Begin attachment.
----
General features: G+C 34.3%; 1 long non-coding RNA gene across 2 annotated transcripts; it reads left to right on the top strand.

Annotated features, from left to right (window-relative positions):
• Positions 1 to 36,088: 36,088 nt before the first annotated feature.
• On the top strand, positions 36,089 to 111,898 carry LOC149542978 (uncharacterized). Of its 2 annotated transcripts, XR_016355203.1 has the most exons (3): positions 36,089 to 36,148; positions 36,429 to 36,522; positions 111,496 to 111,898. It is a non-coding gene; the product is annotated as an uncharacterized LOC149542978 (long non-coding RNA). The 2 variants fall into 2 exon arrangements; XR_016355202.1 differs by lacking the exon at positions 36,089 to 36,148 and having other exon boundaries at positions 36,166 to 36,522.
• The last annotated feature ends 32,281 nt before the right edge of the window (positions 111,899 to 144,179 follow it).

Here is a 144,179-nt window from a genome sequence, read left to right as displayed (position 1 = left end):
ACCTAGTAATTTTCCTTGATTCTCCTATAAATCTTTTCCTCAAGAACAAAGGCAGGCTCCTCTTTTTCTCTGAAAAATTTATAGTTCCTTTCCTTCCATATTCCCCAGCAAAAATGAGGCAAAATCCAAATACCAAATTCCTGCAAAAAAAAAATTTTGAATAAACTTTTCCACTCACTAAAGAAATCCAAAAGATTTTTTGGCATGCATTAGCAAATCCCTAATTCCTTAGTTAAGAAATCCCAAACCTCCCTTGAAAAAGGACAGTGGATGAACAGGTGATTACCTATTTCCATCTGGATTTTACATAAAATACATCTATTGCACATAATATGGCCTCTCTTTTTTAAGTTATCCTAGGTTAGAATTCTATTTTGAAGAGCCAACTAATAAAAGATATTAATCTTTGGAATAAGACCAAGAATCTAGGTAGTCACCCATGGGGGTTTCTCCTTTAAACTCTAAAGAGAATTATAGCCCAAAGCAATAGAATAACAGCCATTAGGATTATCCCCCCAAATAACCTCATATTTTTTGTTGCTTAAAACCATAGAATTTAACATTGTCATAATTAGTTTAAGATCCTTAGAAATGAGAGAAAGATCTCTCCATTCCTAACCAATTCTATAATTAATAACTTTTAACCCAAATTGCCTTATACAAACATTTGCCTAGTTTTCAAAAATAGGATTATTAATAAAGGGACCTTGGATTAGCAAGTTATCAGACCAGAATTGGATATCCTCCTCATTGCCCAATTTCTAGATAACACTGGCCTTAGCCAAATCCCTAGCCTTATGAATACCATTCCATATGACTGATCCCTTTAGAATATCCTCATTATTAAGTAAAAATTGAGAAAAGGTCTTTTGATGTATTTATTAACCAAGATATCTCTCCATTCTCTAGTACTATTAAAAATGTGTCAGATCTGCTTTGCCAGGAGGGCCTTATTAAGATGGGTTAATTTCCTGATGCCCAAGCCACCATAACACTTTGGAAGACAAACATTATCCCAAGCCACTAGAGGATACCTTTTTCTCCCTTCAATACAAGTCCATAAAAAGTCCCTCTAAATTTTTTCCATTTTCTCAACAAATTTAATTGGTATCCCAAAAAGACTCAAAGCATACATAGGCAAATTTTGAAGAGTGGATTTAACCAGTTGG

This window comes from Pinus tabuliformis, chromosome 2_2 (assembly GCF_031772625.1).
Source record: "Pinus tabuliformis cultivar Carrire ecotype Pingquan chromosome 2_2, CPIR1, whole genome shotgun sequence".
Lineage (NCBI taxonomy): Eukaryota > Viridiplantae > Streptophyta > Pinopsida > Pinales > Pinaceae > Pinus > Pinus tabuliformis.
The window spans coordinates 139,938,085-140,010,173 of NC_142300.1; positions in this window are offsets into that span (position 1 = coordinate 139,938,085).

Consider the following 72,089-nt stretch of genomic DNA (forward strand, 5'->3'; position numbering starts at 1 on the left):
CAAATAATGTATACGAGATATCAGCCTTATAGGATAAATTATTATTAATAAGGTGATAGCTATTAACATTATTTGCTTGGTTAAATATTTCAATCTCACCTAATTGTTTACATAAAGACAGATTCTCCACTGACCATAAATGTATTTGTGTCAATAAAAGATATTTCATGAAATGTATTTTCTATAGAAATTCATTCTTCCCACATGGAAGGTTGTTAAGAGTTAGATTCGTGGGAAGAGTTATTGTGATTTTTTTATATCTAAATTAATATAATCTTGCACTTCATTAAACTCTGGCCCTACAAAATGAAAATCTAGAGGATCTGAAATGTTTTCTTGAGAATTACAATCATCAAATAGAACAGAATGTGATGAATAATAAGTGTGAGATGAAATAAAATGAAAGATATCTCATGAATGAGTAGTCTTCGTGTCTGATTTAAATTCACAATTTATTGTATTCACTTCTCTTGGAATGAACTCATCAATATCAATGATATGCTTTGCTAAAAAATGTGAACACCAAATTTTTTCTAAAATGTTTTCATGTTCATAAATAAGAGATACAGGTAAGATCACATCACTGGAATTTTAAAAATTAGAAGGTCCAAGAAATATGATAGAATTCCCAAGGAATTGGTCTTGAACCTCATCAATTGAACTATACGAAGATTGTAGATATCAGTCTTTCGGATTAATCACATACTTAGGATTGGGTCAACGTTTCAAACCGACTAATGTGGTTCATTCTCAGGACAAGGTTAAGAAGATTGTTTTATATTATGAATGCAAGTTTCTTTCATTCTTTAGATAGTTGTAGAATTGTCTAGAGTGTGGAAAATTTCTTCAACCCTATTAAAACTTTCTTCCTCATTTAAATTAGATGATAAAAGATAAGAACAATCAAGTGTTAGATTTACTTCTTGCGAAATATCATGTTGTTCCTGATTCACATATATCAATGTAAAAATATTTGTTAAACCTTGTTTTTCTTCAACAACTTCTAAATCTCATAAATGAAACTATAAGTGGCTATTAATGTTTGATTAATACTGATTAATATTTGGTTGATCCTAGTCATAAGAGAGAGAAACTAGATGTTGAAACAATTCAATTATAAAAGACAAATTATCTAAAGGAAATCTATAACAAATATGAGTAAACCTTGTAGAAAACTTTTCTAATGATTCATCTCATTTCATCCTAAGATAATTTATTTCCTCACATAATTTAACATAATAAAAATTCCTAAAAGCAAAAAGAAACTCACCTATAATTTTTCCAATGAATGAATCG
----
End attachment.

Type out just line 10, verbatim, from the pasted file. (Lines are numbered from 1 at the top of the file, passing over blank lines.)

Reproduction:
Lineage (NCBI taxonomy): Eukaryota > Viridiplantae > Streptophyta > Pinopsida > Pinales > Pinaceae > Pinus > Pinus tabuliformis.